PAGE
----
Day 15 – The Great American Road Trip (GART)

As usual, I was late getting away for a long trip.

And, as is becoming the usual, the pecan tree out front dropped a limb on the yard for me to clean up.

It did this the last time I tried to take off on a trip. Overnight, and with no storm or heavy wind as a cause, it just decided to drop a perfectly good green limb.

I do not know what its motivation is. I do not know why it cares that I am leaving—I don’t really do anything to it, good or bad. I don’t think I’ve even eaten a pecan in the past year.

Regardless of reason, it is obviously much more intelligent than I had given it credit for.


I had a farewell breakfast/brunch with my friend John. Our waitress was, apparently, the Devil. Guess it must be Halloween. Throughout the day, I ran into such things a lot—the Marine Sergeant at a gas station, crying to his homeless bum of a mom, who is busy giving her credit card to the witch behind the counter.

After breakfast, John told me that the guys had gotten together and bought me a going-away gift. Wow, that was a surprise. The gift was a new tent, so I would no longer have to continuously borrow my brother’s. Thanks, guys.


There seems to be something wholly Americana about the random road trip.

The no-plan, no-money, cross-country trek, often caused by nothing more than an offhand comment by your college roommate. It is part of our common culture. For example, just think about all of the movies that are about road trips: Rain Man, Vacation, Smokey and the Bandit, The Blues Brothers, Tommy Boy, Dumb and Dumber, RV, Little Miss Sunshine, etc. We get our kicks on Route 66 and just can’t wait to get on the road again. Even in our history books: are Lewis and Clark really worth half a chapter?

Our predecessors talked about manifest destiny and believed that this land really should be our land, from sea to shining sea. Americans have been wheeling across the country since the Oregon Trail, and even before; Eisenhower’s interstate system simply made it quicker. The road trip is one of our most basic expressions of freedom: that I can go wherever I want, whenever I want, with no restrictions and no questions asked. I can, and therefore I will; it is our version of a modern manifest destiny.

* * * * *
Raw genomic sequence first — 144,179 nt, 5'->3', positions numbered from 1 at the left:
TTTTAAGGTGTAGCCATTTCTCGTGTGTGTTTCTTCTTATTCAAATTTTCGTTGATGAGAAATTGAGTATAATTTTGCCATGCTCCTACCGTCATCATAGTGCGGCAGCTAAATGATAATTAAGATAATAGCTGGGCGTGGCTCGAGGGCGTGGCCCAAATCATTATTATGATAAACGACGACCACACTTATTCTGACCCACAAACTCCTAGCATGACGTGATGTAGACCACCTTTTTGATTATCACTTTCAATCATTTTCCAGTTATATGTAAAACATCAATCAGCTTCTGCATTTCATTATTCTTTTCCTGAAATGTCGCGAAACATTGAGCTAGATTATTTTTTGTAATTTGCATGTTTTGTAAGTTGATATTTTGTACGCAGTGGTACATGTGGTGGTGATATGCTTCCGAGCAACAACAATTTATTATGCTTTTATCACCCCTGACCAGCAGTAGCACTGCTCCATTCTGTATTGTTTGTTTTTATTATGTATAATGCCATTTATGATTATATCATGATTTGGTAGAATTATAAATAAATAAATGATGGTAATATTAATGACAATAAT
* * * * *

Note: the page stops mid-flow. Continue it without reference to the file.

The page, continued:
When I decided to take off on my own extended expression of freedom, I realized that there was only one proper way to start off: flip a coin.

Ah. Interstate 20 it is.

I hope to stay off of Interstates most of the time, but my first goal was to just get out of Texas, and quickly. Not because of any particular distaste for the state, but because I knew I could visit the areas nearby at any time, on any given Saturday. My one goal on this long trip is to visit those places that I have to have a long trip to reach.

My only set destination is Baltimore, MD, and I have to be there at a certain time: 6:38 p.m. on Friday evening. I have to be there at that time, because I have a plane ticket from there to a wedding I need to go to this weekend. I’ll then fly back to Baltimore, and have time to visit the far Northeast or Midwest or whatever.

So, I set off, late, down Interstate 20 toward Shreveport. Just myself, my iPod singing on the radio, and a quick-reflexed housefly that I have started to refer to as Jerry. Jerry and I have an interesting relationship. Basically, I try constantly to kill him, any chance I get, and—well, I guess that is about the extent of it right now. It is not exactly a healthy relationship.

I used to think that every time I killed a fly, I was doing the world some huge favor: getting rid of the pest for all time, and perhaps preventing millions of descendents. As a kid, when the flyswatter was handy and hunting was good, I would sometimes spend 30 minutes or an hour just killing dozens of flies, mostly outside the house. Then, at some point, I heard that the average housefly lives for only 2 days. I guess that severely limits the good I was actually doing for the world.

Still, I don’t want to hang out with Jerry for even 2 days. Or even 2 hours. He doesn’t necessarily have to keel over, but I would appreciate it if he would just leave.

Sorry, Jerry. It’s not you, it’s me. We need to spend less time together. I just think you’re moving too fast. I do miss you, and that’s the problem. If you would hold still for just a…wait…dang, I missed him again.


Best town name of the day: Homer, LA.

A sign at the edge of town says “Thank you for visiting Homer”. You know, because he gets lonely sometimes.

I wanted to make it to Mississippi before stopping for the night. I figured that was about 1/4 of the way to Baltimore.

It was dark by the time I reached southeast Arkansas. I saw various signs of Halloween activity, including costumed kids riding around in the beds of pickups, but my attention was drawn to the show in the sky.

A huge bank of clouds towered overhead, illuminated by frequent flashes of lightning. It was God’s own trick-or-treat: I love watching thunderstorms, and admiring their power. But, I didn’t particularly want to drive through one, and I definitely did not want to set up a tent in the rain.

Though I skirted the storm for hours, I luckily did not have to drive through much of it. And when I finally came to my camping spot, it was wet, but not raining.

The campground I picked was at Great River Road State Park, along the Mississippi river. There were a couple of campgrounds listed on my map near the part of Mississippi I was driving through, and they seemed to be about equal distance away. I ended up choosing the Great River Road park partly because it was on the Mississippi, and mostly because it was the only one that did not list “alligators” as one of the attractions.

I spent the night in my very nice, new, alligator-free tent.


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